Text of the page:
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New Vatican document stirs debate on future of Catholic Church

Ambassador Francis Rooney and Professor Robert George on Pope Francis' impact on the Catholic Church


In what appears to be a huge shift on issues of gay rights and divorce, Catholics and non-Catholics alike are buzzing over a preliminary document released by the Vatican Monday calling for openness toward those once shunned by the church.

Fox News’ Lauren Green spoke to some Vatican insiders over what real impact the document will have on the Catholic Church.

Robert P. George, McCormick professor of jurisprudence at Princeton University, played down the significance of the announcement.

“This discussion document will become the basis for further conversations … it’s not doctrine, it doesn’t change doctrine … it has no particular teaching authority at all.” He sees this move by the Vatican as a “contemporary effort to do justice to the traditional Judeo-Christian teaching that, in rejecting the sin, we must not reject the sinner.”

Some, however, see this document as a significant milestone for the Catholic Church.

“This is a blockbuster, this is like Vatican II -- where would the church be without nostra aetate … now the Pope is going to bring this adaptability and different tone to the discussion of these current-day issues,” said Francis Rooney, former U.S. Ambassador to the Holy See during the Bush administration.

The Catholics in Alliance for the Common Good, a progressive religious group, hailed this development for gay rights. "We give thanks to God that the Holy Spirit has inspired the Synod of Bishops to suggest a shift in the Church's pastoral approach toward the LGBT community … Gay and lesbian Catholics teach our children the faith of Jesus Christ … They're our friends and neighbors. They're our fellow parishioners.”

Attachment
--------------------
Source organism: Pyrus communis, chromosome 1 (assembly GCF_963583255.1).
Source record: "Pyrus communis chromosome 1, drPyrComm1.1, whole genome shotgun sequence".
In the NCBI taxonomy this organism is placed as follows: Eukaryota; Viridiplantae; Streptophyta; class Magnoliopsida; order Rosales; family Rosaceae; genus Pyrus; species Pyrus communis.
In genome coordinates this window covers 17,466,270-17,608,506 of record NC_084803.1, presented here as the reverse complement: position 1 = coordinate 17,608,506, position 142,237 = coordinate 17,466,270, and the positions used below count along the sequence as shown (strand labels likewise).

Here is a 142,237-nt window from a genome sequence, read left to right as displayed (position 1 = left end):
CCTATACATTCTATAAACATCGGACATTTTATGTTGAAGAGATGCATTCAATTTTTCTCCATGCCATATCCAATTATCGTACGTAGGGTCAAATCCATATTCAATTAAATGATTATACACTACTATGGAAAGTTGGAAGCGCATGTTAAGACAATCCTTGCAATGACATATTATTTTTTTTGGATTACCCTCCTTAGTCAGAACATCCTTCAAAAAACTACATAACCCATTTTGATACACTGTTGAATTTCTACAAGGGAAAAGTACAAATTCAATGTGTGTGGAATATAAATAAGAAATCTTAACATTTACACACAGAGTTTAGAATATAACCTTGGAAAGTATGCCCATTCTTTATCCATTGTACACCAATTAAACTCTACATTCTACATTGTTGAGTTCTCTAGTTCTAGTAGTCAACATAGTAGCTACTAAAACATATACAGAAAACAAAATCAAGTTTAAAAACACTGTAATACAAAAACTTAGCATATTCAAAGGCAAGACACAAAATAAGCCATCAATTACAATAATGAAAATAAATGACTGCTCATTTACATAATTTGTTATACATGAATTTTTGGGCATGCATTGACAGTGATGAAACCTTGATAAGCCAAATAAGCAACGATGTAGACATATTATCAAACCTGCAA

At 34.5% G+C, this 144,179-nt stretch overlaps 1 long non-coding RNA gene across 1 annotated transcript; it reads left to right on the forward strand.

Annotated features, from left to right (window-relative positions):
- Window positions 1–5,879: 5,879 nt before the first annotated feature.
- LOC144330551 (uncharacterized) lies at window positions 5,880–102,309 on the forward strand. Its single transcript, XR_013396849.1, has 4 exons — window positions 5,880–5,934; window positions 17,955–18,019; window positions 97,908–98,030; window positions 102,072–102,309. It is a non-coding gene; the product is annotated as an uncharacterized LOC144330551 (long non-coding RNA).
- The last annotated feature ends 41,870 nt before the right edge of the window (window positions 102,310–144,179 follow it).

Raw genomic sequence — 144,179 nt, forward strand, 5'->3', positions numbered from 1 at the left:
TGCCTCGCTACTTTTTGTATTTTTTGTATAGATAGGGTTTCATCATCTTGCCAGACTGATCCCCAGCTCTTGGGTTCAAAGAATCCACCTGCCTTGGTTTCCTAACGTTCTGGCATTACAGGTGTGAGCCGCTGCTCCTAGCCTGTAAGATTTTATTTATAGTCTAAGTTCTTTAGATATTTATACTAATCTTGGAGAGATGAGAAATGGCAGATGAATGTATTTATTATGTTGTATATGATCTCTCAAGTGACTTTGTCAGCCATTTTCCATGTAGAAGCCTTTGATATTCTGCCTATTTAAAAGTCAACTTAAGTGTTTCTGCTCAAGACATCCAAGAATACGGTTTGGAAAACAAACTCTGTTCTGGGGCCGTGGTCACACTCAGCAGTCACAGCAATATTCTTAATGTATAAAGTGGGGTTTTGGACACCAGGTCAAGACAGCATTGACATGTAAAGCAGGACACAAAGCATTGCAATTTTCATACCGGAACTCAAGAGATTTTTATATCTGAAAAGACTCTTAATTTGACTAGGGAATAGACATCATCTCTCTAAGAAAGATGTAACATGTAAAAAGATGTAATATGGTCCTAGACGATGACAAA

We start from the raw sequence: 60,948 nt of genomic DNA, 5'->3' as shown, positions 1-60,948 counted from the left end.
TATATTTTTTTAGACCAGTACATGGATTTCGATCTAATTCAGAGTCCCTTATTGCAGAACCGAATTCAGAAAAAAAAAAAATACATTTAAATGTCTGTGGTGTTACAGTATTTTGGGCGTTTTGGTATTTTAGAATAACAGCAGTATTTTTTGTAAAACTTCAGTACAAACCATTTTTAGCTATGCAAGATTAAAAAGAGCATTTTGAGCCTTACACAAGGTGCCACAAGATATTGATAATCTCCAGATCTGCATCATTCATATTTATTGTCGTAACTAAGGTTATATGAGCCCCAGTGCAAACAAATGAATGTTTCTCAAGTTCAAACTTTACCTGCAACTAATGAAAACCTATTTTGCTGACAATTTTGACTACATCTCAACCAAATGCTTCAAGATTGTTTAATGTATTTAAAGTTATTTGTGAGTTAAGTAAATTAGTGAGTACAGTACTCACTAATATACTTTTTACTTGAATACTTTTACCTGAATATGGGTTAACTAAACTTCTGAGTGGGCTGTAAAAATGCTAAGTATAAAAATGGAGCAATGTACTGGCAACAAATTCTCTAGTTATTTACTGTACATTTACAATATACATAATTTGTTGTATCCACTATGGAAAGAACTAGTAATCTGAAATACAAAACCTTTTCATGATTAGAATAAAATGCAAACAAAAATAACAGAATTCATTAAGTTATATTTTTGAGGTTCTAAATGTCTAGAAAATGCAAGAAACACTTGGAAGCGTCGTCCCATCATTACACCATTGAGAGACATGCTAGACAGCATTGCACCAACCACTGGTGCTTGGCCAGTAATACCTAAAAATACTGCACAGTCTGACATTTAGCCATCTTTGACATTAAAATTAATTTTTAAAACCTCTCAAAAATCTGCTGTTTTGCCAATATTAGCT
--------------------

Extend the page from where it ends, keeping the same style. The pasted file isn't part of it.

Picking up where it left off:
Critics, including George, don’t see this document as a shift in church doctrine.

“[This] is not a seismic shift at all; it leaves doctrine entirely in place precisely because it’s a pastoral document. It’s not meant to alter doctrine,” said George. “The [key] word of the document is gradualism; you need to meet people where they are and bring them along … to repentance, reconciliation … you don’t call them sinners.”

“They are not going to change the principals; they may change the tone of the discourse and this concept of empathy and lack of judgment,” added Rooney.  

Chris Snyder is a producer for Fox News based in New York. Follow him on twitter: @ChrisSnyderFox